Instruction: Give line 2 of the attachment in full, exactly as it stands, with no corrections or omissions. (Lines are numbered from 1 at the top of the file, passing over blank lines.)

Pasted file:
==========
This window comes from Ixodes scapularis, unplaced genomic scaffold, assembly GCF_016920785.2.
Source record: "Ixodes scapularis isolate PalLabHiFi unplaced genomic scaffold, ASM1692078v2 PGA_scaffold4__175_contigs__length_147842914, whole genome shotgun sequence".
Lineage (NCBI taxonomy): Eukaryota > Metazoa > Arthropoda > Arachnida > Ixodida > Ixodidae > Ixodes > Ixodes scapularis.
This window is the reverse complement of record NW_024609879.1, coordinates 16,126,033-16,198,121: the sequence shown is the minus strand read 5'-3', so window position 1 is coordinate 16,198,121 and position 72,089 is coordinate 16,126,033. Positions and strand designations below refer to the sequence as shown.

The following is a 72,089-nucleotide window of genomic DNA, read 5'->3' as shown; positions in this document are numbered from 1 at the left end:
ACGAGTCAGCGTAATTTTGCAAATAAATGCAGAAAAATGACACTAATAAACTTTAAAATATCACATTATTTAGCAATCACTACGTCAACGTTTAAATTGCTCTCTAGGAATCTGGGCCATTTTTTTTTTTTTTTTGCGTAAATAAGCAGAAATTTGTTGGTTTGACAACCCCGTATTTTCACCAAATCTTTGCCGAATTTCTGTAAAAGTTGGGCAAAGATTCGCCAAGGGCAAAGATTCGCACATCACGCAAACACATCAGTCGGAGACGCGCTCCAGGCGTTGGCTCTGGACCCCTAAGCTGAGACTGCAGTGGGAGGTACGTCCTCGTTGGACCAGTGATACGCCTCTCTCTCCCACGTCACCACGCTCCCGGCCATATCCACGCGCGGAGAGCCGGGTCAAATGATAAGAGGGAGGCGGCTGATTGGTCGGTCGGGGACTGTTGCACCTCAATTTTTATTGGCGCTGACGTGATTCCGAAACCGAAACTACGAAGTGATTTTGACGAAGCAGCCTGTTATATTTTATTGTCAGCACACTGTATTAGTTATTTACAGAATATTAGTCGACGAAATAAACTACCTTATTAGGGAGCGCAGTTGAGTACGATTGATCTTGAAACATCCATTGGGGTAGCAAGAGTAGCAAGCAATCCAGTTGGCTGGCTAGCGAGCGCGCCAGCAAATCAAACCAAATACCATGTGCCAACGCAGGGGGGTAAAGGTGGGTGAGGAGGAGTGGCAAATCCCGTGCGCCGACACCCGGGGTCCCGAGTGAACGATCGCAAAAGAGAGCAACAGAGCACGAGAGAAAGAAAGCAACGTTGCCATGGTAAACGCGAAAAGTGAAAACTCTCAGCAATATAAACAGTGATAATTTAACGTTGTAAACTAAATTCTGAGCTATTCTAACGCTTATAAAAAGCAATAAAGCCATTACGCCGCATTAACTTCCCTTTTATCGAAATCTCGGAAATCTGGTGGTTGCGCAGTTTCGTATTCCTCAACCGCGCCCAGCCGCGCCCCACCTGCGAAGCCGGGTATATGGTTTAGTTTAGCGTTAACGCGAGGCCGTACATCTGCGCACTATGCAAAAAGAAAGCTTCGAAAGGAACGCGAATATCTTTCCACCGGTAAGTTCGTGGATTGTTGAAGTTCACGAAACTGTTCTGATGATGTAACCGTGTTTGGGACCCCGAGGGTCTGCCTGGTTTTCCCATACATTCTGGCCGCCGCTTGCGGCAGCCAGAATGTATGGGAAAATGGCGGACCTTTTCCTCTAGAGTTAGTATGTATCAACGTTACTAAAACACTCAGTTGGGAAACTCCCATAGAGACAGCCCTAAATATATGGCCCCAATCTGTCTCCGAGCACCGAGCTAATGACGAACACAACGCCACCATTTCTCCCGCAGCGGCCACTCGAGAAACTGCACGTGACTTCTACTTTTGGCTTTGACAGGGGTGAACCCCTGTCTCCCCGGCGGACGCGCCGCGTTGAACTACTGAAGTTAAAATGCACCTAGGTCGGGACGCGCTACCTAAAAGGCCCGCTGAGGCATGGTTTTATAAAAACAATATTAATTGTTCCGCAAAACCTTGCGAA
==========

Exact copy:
Source record: "Ixodes scapularis isolate PalLabHiFi unplaced genomic scaffold, ASM1692078v2 PGA_scaffold4__175_contigs__length_147842914, whole genome shotgun sequence".